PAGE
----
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Street Fighter III: 3rd Strike Online Edition
  PS3FightingNA  
  opened by paleface at 16:44:53 09/28/19  
  last modified by paleface at 12:53:11 10/01/19  
  paleface [sys=PS3; cat=Fighting; loc=NA]
           
A 720p version of the PS2 version (see entry 1374) of the Dreamcast version (see entry 1357) of Street Fighter III: 3rd Strike, with online play added. The online play runs via the now defunct as a business but still popular among aficionados GGPO 3rd party rollback netcode which, as far as I've read, is regarded as superior to that of the PS4 version in Street Fighter 30th Anniversary Collection (see entry 1368), and it has about 1 frame less input lag (2.5 frames vs ~3.5 frames; the PS4 version has about 4 frames of input lag, and the DC version has 5-6 frames of input lag), making this, in the eyes of some, still the best console version of the game to date.
 
It does omit some things the DC and PS2 versions had, rather mystifyingly; VERSUS mode is gone, so you can't do one-off VS CPU battles, and the Extra Options menu is gone, so you can't tweak the UI elements (turning off part or all of the HUD, for instance), or do things like change the overall HP scaling, or turn off Arcade Mode's bonus games (PS2 only for that one).
 
It's also got some surprisingly obvious bugs: just trying to set things up, I found that many of the "Music Pack 2" stage tracks do not preview correctly--it just plays the default menu music instead, and after a while of sitting in training mode or music preview mode or somewhere, the game's sound just died entirely, and wouldn't come back until I quit and restarted.
 
The Music Pack thing is part of the DLC available: 2 music packs, letting you swap in music from the previous two SFIII games, 2 character color packs, letting you swap in different sets of the 7 colors available to each character, eh and some other junk like unlocking the "Dipswitches" menu (called "System Direction" in the DC/PS2 versions) without needing to beat the game first, and match replays from some tournament or other.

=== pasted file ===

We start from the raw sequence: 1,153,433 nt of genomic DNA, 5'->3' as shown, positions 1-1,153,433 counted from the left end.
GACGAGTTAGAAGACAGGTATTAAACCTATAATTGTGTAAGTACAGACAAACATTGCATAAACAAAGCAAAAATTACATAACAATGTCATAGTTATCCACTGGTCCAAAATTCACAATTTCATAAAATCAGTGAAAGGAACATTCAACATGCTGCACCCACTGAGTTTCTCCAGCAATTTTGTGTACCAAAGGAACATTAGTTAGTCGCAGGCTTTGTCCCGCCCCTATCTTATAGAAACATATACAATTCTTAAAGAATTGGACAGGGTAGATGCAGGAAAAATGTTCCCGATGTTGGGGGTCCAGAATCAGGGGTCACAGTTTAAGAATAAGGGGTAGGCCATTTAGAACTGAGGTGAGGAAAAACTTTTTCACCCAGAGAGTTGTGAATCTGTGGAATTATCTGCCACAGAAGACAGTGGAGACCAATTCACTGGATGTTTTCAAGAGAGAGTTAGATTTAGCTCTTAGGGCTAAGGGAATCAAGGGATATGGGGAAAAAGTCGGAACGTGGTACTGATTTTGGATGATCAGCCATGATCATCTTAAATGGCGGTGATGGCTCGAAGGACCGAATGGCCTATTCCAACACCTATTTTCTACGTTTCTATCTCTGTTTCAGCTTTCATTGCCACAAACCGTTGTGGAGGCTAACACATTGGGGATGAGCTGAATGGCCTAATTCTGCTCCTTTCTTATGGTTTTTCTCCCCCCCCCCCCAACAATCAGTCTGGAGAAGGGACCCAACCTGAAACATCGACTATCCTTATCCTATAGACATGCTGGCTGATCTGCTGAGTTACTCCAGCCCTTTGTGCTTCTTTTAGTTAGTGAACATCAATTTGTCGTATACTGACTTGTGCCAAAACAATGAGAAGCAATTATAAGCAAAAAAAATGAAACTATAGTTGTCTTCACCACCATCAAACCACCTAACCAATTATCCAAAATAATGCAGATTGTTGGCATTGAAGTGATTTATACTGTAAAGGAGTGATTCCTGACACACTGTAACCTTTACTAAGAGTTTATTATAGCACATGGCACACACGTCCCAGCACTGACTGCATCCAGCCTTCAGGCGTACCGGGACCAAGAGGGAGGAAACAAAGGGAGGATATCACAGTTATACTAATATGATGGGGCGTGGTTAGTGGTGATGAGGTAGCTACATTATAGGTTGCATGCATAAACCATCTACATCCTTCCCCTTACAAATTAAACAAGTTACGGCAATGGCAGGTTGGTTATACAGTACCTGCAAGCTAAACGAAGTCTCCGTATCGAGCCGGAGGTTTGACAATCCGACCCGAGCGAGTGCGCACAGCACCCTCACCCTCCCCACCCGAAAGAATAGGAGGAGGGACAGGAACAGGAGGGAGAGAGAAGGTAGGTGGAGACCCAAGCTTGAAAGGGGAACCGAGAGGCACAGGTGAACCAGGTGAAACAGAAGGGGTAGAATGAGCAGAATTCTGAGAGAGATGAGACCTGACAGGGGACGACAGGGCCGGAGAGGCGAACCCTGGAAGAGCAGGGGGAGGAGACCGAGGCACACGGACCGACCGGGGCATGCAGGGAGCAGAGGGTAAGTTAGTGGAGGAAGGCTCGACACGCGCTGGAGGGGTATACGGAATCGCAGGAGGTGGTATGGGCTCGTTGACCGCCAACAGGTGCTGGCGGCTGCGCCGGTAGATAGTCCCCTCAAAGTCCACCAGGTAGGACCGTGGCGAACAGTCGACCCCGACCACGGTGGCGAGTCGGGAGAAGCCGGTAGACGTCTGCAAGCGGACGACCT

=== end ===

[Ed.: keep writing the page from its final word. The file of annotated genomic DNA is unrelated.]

You can also unlock remixes of the 3rd Strike music tracks, and art and stuff, by points earned by completing various "challenges" in the game; this whole "Vault Points" system is incredibly extensive, and includes separate challenge modes, combo completion modes, and somewhat arbitrary "play this way" challenges that come up during normal play (you can turn these off). It's all a bit much, but at least it let me swap out Chun-Li's stage music for a remixed version that's a little less hackneyed-sounding.
 
Switching the music tracks and character colors is more of a pain than it should be. If you have the music packs, for instance, you can't just swap them all in, but rather have to do it on a stage-by-stage setting basis, through an interface that doesn't make anything very clear. With character colors, you can't access all Color Packs at once when choosing a character--you have to back out, go down into the DLC options screens, and set color pack settings on a per-character basis--and these don't affect the AI characters.
 
(On the slight plus side, at least once you're in the DLC options screens, you can see preview thumbnails of the character colors per pack, so you don't have to go laboriously preview them in Training mode if you're like me and don't have the character colors memorized. : P)
 
Online Edition also replaces the game's original low-ish-resolution UI graphics with high resolution versions; the high-res character art on the character select screen and in the panning graphics between matches looks quite nice; I'm less fond of the high-res versions of the health and power meters, those look a little weird next to the arcade CPS III-resolution characters and backgrounds.
 
So, some perplexing decisions with game options and interface, but at least--for my eyeballs--I can still do most of my flash FX reduction by turning off supers, EX moves, and parries (I can't turn off the display of the super meters themselves in this version, blah--so they just sit there uselessly onscreen, filling up and flashing; and I can't scale character HP so fights last longer, thus reducing the frequency of the screen flashes you hit between matches), so I can play a reasonably low-flash version of Arcade Mode, and with less input lag than any other version of the game.